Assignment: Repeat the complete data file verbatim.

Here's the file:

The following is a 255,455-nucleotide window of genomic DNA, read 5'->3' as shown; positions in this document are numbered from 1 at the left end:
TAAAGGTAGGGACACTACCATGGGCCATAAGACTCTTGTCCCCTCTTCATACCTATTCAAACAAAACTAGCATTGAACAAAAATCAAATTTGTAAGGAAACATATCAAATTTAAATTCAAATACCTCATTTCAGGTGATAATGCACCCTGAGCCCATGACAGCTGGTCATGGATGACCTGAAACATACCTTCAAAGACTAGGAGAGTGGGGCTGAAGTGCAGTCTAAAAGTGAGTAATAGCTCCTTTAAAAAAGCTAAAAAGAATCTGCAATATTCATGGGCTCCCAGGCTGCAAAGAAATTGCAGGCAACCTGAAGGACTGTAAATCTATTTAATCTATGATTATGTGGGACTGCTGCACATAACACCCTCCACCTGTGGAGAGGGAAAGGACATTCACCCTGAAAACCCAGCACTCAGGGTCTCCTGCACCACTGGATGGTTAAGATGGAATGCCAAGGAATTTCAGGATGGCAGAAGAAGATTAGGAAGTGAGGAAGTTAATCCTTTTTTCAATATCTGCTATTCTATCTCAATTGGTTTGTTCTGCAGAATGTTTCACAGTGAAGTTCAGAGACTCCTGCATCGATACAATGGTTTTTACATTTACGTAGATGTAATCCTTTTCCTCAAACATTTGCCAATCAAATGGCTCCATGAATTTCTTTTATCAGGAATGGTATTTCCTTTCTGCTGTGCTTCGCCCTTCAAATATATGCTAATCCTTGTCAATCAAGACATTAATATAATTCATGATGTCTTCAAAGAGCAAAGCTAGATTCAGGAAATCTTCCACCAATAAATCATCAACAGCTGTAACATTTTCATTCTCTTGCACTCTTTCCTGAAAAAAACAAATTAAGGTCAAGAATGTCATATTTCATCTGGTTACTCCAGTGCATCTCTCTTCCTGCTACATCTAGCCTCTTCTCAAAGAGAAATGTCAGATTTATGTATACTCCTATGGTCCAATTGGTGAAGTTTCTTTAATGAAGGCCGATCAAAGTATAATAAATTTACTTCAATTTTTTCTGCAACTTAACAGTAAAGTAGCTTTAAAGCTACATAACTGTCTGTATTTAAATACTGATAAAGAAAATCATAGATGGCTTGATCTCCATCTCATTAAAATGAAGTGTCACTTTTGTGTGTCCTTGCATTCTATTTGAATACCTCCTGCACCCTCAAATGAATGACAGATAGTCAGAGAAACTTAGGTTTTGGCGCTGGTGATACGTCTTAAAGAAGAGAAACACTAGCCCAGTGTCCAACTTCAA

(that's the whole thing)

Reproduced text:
The following is a 255,455-nucleotide window of genomic DNA, read 5'->3' as shown; positions in this document are numbered from 1 at the left end:
TAAAGGTAGGGACACTACCATGGGCCATAAGACTCTTGTCCCCTCTTCATACCTATTCAAACAAAACTAGCATTGAACAAAAATCAAATTTGTAAGGAAACATATCAAATTTAAATTCAAATACCTCATTTCAGGTGATAATGCACCCTGAGCCCATGACAGCTGGTCATGGATGACCTGAAACATACCTTCAAAGACTAGGAGAGTGGGGCTGAAGTGCAGTCTAAAAGTGAGTAATAGCTCCTTTAAAAAAGCTAAAAAGAATCTGCAATATTCATGGGCTCCCAGGCTGCAAAGAAATTGCAGGCAACCTGAAGGACTGTAAATCTATTTAATCTATGATTATGTGGGACTGCTGCACATAACACCCTCCACCTGTGGAGAGGGAAAGGACATTCACCCTGAAAACCCAGCACTCAGGGTCTCCTGCACCACTGGATGGTTAAGATGGAATGCCAAGGAATTTCAGGATGGCAGAAGAAGATTAGGAAGTGAGGAAGTTAATCCTTTTTTCAATATCTGCTATTCTATCTCAATTGGTTTGTTCTGCAGAATGTTTCACAGTGAAGTTCAGAGACTCCTGCATCGATACAATGGTTTTTACATTTACGTAGATGTAATCCTTTTCCTCAAACATTTGCCAATCAAATGGCTCCATGAATTTCTTTTATCAGGAATGGTATTTCCTTTCTGCTGTGCTTCGCCCTTCAAATATATGCTAATCCTTGTCAATCAAGACATTAATATAATTCATGATGTCTTCAAAGAGCAAAGCTAGATTCAGGAAATCTTCCACCAATAAATCATCAACAGCTGTAACATTTTCATTCTCTTGCACTCTTTCCTGAAAAAAACAAATTAAGGTCAAGAATGTCATATTTCATCTGGTTACTCCAGTGCATCTCTCTTCCTGCTACATCTAGCCTCTTCTCAAAGAGAAATGTCAGATTTATGTATACTCCTATGGTCCAATTGGTGAAGTTTCTTTAATGAAGGCCGATCAAAGTATAATAAATTTACTTCAATTTTTTCTGCAACTTAACAGTAAAGTAGCTTTAAAGCTACATAACTGTCTGTATTTAAATACTGATAAAGAAAATCATAGATGGCTTGATCTCCATCTCATTAAAATGAAGTGTCACTTTTGTGTGTCCTTGCATTCTATTTGAATACCTCCTGCACCCTCAAATGAATGACAGATAGTCAGAGAAACTTAGGTTTTGGCGCTGGTGATACGTCTTAAAGAAGAGAAACACTAGCCCAGTGTCCAACTTCAA